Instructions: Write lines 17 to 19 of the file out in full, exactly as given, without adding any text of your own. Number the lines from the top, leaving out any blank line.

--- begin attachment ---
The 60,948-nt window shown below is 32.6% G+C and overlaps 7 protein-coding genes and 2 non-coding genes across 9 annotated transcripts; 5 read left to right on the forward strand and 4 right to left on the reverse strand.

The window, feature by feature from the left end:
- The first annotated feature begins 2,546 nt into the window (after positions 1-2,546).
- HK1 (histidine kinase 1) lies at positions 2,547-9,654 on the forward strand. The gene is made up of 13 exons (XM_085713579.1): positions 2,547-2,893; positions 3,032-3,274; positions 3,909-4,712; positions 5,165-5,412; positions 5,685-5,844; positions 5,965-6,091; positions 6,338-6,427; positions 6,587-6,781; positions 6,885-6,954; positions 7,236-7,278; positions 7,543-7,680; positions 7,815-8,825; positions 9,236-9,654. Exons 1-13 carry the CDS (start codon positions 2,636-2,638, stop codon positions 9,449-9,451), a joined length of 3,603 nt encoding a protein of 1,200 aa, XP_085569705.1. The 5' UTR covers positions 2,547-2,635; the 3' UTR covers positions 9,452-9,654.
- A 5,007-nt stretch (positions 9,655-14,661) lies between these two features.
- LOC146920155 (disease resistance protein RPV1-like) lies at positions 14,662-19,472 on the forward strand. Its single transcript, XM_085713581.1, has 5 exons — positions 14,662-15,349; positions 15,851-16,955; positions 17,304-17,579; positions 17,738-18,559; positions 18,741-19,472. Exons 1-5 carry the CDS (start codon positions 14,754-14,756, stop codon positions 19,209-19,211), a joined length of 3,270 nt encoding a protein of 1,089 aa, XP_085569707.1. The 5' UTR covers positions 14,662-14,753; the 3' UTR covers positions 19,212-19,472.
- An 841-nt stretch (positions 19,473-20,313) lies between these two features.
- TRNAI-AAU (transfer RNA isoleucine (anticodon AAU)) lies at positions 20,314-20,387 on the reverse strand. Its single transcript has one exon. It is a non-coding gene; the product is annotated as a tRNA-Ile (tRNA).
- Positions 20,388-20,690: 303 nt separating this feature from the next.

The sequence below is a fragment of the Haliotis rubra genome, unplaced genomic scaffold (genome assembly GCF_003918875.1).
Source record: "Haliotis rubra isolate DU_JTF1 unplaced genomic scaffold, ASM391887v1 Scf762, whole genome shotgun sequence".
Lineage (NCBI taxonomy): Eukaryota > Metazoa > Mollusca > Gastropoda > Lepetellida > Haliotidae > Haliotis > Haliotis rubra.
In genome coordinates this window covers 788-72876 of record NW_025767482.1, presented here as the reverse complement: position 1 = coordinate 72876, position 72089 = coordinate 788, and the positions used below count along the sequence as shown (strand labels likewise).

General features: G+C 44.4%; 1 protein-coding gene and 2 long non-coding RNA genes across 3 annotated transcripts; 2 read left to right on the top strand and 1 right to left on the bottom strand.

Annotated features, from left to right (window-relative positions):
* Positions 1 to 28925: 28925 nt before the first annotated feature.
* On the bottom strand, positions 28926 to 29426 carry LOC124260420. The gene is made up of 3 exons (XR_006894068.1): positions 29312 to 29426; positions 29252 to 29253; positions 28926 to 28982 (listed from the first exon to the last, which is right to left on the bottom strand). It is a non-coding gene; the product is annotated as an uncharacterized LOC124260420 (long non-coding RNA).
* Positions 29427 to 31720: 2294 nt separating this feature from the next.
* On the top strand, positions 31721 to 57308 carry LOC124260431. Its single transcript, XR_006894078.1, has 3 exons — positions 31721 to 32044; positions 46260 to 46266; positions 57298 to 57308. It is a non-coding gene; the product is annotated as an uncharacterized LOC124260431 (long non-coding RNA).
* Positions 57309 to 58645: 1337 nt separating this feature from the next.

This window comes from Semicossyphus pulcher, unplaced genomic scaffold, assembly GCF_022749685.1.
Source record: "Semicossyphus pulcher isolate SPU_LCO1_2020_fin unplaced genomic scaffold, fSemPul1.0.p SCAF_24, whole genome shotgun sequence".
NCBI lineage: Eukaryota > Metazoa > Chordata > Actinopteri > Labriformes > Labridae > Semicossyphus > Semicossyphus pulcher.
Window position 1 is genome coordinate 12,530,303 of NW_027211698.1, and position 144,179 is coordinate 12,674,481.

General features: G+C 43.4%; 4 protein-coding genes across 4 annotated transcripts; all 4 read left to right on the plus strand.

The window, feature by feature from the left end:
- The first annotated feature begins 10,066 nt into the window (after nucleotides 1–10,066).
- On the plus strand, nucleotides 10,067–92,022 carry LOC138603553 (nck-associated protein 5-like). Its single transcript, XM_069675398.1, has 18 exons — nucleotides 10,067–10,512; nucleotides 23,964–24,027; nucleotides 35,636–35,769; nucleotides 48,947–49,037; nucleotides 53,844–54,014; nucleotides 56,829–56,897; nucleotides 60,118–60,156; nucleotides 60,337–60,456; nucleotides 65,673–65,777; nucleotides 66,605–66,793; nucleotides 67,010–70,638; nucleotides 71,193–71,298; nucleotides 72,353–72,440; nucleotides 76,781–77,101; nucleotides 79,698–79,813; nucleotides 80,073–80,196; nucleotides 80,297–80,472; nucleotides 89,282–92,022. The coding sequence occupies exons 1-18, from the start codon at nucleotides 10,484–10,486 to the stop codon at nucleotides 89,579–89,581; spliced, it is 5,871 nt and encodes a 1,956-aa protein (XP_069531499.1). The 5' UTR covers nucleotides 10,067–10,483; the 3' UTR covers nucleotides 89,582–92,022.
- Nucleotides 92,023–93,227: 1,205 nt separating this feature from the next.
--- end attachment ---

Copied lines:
* On the bottom strand, positions 28926 to 29426 carry LOC124260420. The gene is made up of 3 exons (XR_006894068.1): positions 29312 to 29426; positions 29252 to 29253; positions 28926 to 28982 (listed from the first exon to the last, which is right to left on the bottom strand). It is a non-coding gene; the product is annotated as an uncharacterized LOC124260420 (long non-coding RNA).
* Positions 29427 to 31720: 2294 nt separating this feature from the next.
* On the top strand, positions 31721 to 57308 carry LOC124260431. Its single transcript, XR_006894078.1, has 3 exons — positions 31721 to 32044; positions 46260 to 46266; positions 57298 to 57308. It is a non-coding gene; the product is annotated as an uncharacterized LOC124260431 (long non-coding RNA).